Showing posts in the category Research and Policy
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The complexity of the family-school relationship is so unique and ever-changing that pre-made, one-size-fits-all programs cannot accomplish the goals so many schools have for engaging families. Rather than a program, success lies in developing an ongoing process at the local level for systematically evaluating the needs of families and staff and then providing programs to meet those needs.
As a movement, personalized learning holds great promise. In short, audacity need not be the enemy of the practical. By drastically reshaping our ideal schools to better represent the “educational hubs” that support personalization, we open more possibilities than we close.
In the daily struggles of working as an educator, it is easy to forget the hidden problems faced by our students—one of the most important being whether they have a nighttime residence that is fixed, regular, and adequate.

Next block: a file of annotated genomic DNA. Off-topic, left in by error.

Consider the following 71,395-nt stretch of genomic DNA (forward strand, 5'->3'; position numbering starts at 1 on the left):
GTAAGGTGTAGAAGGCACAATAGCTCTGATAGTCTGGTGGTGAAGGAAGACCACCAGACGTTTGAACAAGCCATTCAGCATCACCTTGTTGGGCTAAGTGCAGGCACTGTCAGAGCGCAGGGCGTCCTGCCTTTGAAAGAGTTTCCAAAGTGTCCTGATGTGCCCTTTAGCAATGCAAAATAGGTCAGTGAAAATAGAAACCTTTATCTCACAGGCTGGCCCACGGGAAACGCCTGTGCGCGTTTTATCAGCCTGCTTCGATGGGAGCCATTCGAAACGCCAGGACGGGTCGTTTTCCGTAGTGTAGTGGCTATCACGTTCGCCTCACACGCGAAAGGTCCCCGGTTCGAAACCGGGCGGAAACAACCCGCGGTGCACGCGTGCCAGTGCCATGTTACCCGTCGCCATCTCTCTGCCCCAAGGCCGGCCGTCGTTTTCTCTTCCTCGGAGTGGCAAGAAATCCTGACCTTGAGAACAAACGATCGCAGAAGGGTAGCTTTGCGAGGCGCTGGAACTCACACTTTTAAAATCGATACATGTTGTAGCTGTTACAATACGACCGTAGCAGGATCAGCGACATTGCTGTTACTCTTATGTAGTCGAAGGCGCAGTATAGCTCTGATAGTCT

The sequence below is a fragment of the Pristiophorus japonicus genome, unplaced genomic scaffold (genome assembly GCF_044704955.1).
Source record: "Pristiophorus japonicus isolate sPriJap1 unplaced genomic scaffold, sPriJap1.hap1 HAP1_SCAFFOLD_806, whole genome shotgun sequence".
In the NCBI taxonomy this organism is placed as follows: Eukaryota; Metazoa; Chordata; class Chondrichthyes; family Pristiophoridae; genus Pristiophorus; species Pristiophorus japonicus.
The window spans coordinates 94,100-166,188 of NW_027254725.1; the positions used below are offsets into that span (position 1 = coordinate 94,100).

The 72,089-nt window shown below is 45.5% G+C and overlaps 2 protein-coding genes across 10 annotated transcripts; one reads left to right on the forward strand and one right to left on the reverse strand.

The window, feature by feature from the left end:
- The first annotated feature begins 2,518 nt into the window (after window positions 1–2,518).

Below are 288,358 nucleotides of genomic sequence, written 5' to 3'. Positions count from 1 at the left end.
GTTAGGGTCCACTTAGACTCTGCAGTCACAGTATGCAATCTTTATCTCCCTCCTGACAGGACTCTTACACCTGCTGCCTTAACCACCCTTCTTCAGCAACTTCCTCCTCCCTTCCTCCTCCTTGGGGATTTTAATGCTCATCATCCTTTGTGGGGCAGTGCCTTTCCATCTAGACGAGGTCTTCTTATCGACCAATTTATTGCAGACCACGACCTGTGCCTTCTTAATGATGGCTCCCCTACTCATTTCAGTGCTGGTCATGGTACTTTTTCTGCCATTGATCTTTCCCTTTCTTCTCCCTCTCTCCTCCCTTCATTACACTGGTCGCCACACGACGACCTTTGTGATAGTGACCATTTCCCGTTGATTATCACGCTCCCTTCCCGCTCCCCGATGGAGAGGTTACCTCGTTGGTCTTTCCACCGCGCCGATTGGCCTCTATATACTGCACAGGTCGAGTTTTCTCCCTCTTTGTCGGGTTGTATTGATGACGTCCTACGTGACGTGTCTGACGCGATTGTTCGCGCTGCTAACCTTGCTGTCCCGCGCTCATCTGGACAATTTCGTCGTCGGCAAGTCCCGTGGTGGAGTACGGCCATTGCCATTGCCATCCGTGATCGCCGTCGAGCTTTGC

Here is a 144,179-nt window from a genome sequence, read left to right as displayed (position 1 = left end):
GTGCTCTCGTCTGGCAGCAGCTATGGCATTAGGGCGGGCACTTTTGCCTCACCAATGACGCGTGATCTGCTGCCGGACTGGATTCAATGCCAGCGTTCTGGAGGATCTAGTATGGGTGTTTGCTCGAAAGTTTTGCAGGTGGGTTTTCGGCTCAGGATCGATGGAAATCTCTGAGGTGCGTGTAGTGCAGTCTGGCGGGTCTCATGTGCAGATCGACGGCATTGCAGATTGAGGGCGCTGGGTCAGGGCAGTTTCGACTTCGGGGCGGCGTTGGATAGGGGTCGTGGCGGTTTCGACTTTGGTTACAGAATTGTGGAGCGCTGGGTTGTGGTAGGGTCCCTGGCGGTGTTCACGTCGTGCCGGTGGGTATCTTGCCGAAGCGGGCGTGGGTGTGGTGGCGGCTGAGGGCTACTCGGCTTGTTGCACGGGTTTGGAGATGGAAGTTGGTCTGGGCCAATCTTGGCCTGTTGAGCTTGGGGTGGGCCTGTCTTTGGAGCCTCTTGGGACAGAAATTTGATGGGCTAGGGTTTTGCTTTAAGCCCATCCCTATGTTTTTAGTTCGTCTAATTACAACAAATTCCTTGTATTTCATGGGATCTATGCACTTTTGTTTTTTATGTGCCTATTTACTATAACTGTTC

In classrooms where very few, if any, students are asking questions, how should educators help cultivate students’ curiosity? Does having the teacher ask for questions help? And, more significantly, does teaching questioning help? Shelby shares her research on the topic.
“College and career ready” is the clarion call of today’s education policymakers. Yet, there is something that is missing – the higher purpose for public education, that of preparing all of our students to become active, contributing citizens in creating a just and equitable world.
“Every addition to true knowledge is an addition to human power.” - Horace Mann
Scott Seider, an Associate Professor at Boston University, writes a guest post where he argues that educators who are enthusiastic about teaching grit should also consider teaching critical consciousness alongside it.
Increasing culturally responsive teaching in math and science is as necessary as improving access to courses and qualified teachers in those subject areas—to support the academic success of African American and Latino students.